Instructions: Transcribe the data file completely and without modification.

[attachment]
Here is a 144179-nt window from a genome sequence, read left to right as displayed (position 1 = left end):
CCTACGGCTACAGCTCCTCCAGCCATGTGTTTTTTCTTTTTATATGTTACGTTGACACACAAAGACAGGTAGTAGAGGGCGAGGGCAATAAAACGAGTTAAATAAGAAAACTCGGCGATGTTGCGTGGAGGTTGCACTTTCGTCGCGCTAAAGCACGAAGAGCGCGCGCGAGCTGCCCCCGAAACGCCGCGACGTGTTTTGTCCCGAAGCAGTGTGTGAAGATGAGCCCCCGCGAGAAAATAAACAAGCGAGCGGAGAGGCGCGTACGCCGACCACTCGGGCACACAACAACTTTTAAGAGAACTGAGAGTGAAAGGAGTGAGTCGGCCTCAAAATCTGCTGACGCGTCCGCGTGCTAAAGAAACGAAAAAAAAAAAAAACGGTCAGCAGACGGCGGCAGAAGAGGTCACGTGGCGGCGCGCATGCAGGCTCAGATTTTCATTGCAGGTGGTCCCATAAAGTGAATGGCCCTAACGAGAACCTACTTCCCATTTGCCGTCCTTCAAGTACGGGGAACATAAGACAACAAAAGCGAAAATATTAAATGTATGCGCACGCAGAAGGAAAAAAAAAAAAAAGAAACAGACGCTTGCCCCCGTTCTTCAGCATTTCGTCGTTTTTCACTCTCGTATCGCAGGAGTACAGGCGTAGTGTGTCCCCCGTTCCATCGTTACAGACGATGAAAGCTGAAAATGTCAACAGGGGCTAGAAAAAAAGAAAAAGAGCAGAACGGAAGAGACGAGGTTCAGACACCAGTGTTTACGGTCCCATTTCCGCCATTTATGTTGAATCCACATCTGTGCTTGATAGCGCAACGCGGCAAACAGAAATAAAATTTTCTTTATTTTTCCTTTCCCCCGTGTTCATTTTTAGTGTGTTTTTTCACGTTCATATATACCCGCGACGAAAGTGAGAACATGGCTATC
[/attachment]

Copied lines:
Here is a 144179-nt window from a genome sequence, read left to right as displayed (position 1 = left end):
CCTACGGCTACAGCTCCTCCAGCCATGTGTTTTTTCTTTTTATATGTTACGTTGACACACAAAGACAGGTAGTAGAGGGCGAGGGCAATAAAACGAGTTAAATAAGAAAACTCGGCGATGTTGCGTGGAGGTTGCACTTTCGTCGCGCTAAAGCACGAAGAGCGCGCGCGAGCTGCCCCCGAAACGCCGCGACGTGTTTTGTCCCGAAGCAGTGTGTGAAGATGAGCCCCCGCGAGAAAATAAACAAGCGAGCGGAGAGGCGCGTACGCCGACCACTCGGGCACACAACAACTTTTAAGAGAACTGAGAGTGAAAGGAGTGAGTCGGCCTCAAAATCTGCTGACGCGTCCGCGTGCTAAAGAAACGAAAAAAAAAAAAAACGGTCAGCAGACGGCGGCAGAAGAGGTCACGTGGCGGCGCGCATGCAGGCTCAGATTTTCATTGCAGGTGGTCCCATAAAGTGAATGGCCCTAACGAGAACCTACTTCCCATTTGCCGTCCTTCAAGTACGGGGAACATAAGACAACAAAAGCGAAAATATTAAATGTATGCGCACGCAGAAGGAAAAAAAAAAAAAAGAAACAGACGCTTGCCCCCGTTCTTCAGCATTTCGTCGTTTTTCACTCTCGTATCGCAGGAGTACAGGCGTAGTGTGTCCCCCGTTCCATCGTTACAGACGATGAAAGCTGAAAATGTCAACAGGGGCTAGAAAAAAAGAAAAAGAGCAGAACGGAAGAGACGAGGTTCAGACACCAGTGTTTACGGTCCCATTTCCGCCATTTATGTTGAATCCACATCTGTGCTTGATAGCGCAACGCGGCAAACAGAAATAAAATTTTCTTTATTTTTCCTTTCCCCCGTGTTCATTTTTAGTGTGTTTTTTCACGTTCATATATACCCGCGACGAAAGTGAGAACATGGCTATC